Read all about it……. Echoes of our past NEWS
What was in the local news this weekend in 1877?
MAIN NEWS –
*Christmas celebrations in 1877 –
The carol singers had been out in great numbers this year, although the quality of their musical talent was somewhat varied all were cheerfully received. St Marys and All Saints Church in the centre of Chesterfield held a service in the morning and evening on Christmas Day, whilst Trinity Church held just the morning praise.
The evening service at St Marys and All Saints was full and all enjoyed the wonderful decorations which were designed by Mr Walter Stanton a local architect. Walter sketched the plans and then a party of volunteers put the plan into action. On entering the church at the west end two large scrolls were to be seen if one looked upwards, bearing the words “He came not to do his own will but the will of him that sent him” and “God of Gods. Light of light, very God of very God”. Many varied crimson scrolls were placed around the church, evergreens, dried flowers, holly and berries, white wool and crimson cloth were also used to decorate.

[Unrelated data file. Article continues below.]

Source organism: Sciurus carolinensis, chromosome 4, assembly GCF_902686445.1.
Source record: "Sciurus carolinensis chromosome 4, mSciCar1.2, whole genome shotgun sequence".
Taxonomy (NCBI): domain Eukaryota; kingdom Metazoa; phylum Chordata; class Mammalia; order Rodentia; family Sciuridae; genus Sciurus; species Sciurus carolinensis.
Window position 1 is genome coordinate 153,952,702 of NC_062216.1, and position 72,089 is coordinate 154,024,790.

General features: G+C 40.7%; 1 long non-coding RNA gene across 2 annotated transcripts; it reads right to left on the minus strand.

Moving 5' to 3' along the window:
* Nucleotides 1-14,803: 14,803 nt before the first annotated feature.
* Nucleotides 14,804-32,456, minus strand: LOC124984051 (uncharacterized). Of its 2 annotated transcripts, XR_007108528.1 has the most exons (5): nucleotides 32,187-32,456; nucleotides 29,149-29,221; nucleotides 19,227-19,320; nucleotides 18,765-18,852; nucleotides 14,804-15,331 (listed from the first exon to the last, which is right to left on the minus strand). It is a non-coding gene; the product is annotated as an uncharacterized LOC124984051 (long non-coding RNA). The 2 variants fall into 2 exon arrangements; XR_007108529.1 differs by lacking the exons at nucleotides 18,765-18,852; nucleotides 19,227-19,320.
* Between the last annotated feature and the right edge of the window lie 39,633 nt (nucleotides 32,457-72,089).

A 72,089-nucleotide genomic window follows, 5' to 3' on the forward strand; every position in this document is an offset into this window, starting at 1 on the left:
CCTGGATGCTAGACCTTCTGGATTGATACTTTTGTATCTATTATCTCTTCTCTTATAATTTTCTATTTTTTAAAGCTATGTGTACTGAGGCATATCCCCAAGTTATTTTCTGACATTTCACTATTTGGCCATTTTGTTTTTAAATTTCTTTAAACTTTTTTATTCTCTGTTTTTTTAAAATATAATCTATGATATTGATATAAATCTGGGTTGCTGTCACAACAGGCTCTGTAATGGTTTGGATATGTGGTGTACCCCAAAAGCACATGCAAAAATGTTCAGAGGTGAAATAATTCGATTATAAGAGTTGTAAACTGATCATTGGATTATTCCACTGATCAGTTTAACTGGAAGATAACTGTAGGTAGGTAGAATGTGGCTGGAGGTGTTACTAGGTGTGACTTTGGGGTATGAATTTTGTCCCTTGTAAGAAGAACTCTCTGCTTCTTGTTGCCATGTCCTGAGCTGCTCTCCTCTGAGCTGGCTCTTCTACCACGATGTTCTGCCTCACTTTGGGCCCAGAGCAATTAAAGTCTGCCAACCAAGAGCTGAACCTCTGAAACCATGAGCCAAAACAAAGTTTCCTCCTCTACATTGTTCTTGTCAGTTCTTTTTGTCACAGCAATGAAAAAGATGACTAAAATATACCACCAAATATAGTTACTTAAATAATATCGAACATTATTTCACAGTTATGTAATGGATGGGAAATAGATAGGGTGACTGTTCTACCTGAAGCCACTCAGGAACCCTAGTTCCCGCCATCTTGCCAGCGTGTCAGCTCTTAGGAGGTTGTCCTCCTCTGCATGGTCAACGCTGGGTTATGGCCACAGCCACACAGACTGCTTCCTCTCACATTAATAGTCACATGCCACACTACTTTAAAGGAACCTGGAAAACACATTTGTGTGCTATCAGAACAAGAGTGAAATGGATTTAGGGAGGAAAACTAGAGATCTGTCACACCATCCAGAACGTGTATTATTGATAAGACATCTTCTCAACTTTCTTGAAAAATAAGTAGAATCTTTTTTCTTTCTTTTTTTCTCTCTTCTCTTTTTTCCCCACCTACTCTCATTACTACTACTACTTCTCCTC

In the afternoon of Christmas day the Chesterfield Volunteers performed an open air concert in the Market Place for the public of Chesterfield poor and rich could all attend and enjoy the joyful sight. There was a true Christmas scene here as during the performance a slight fall of snow was to add sparkle and festivity to the proceedings, however some found the lure of the fireside to appealing and retired to their homes.
Chesterfield Hospital was made as cheery as possible, decorations were strewn and in the entrance hall visitors were reminded “it is more blessed to give than to receive” alongside the collection box. Within the operating room read the words “regain hope all ye that enter here” and another corridor held a banner reading “God bless our honorary surgeons for their labour of love”. Those unlucky enough to be an inpatient in the hospital that Christmas were treated to special Christmas food and the carols and melodies were sung by the choir from the school of the Wingerworth Iron Company. Plants were donated to add cheer by Mr Beard of Stonegravels and Mr Gosling of Brampton. Some of the foliage used to decorate the hospital was donated by Chatsworth House.